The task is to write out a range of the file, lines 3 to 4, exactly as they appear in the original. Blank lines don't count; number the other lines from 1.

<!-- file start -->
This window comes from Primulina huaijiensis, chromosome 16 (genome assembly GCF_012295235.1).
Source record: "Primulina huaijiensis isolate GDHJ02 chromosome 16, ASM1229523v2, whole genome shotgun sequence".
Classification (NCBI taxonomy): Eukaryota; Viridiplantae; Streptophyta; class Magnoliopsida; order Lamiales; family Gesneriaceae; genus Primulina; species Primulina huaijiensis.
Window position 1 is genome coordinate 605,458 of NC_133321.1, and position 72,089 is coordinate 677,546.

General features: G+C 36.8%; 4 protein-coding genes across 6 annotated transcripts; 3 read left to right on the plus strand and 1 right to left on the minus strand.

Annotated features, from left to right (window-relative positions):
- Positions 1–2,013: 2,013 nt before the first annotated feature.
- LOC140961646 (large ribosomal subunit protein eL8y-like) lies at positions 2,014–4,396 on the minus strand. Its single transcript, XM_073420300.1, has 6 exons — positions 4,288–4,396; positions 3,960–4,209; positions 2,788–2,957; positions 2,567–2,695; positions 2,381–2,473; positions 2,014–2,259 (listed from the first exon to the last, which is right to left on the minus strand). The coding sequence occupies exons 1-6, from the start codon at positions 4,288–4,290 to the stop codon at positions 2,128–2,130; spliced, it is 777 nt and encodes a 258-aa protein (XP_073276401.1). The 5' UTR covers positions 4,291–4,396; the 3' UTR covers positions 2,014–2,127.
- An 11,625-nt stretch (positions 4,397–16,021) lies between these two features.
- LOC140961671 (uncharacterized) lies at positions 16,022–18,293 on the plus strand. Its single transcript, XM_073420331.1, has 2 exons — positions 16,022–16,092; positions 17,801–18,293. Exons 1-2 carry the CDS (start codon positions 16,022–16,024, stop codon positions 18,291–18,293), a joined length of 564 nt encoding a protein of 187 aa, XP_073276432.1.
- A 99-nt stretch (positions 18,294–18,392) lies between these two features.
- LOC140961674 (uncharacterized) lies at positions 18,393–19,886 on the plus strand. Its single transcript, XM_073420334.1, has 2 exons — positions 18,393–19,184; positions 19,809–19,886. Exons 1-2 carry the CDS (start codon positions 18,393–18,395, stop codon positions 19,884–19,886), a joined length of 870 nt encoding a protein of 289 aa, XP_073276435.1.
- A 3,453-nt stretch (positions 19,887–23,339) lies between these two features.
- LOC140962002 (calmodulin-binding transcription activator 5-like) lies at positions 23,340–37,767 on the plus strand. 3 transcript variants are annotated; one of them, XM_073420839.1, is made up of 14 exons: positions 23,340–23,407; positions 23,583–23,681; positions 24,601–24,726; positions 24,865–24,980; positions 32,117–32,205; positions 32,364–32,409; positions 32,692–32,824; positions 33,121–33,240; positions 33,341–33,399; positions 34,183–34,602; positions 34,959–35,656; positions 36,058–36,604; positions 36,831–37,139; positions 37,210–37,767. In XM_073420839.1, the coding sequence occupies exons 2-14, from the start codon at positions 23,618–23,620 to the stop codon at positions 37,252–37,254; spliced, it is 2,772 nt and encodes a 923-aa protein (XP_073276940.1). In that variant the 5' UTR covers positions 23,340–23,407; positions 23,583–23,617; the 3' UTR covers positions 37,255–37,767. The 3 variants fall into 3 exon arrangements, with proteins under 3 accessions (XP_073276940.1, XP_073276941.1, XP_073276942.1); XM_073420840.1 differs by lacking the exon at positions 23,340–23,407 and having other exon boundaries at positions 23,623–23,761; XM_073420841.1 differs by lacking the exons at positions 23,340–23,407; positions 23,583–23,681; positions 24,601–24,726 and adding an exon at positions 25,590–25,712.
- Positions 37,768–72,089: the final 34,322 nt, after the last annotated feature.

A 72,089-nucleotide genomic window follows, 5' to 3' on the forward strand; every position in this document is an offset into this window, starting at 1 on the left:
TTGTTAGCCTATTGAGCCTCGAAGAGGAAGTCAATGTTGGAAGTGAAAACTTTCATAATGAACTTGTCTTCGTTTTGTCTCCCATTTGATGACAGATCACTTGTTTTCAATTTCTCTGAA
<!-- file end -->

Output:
Classification (NCBI taxonomy): Eukaryota; Viridiplantae; Streptophyta; class Magnoliopsida; order Lamiales; family Gesneriaceae; genus Primulina; species Primulina huaijiensis.
Window position 1 is genome coordinate 605,458 of NC_133321.1, and position 72,089 is coordinate 677,546.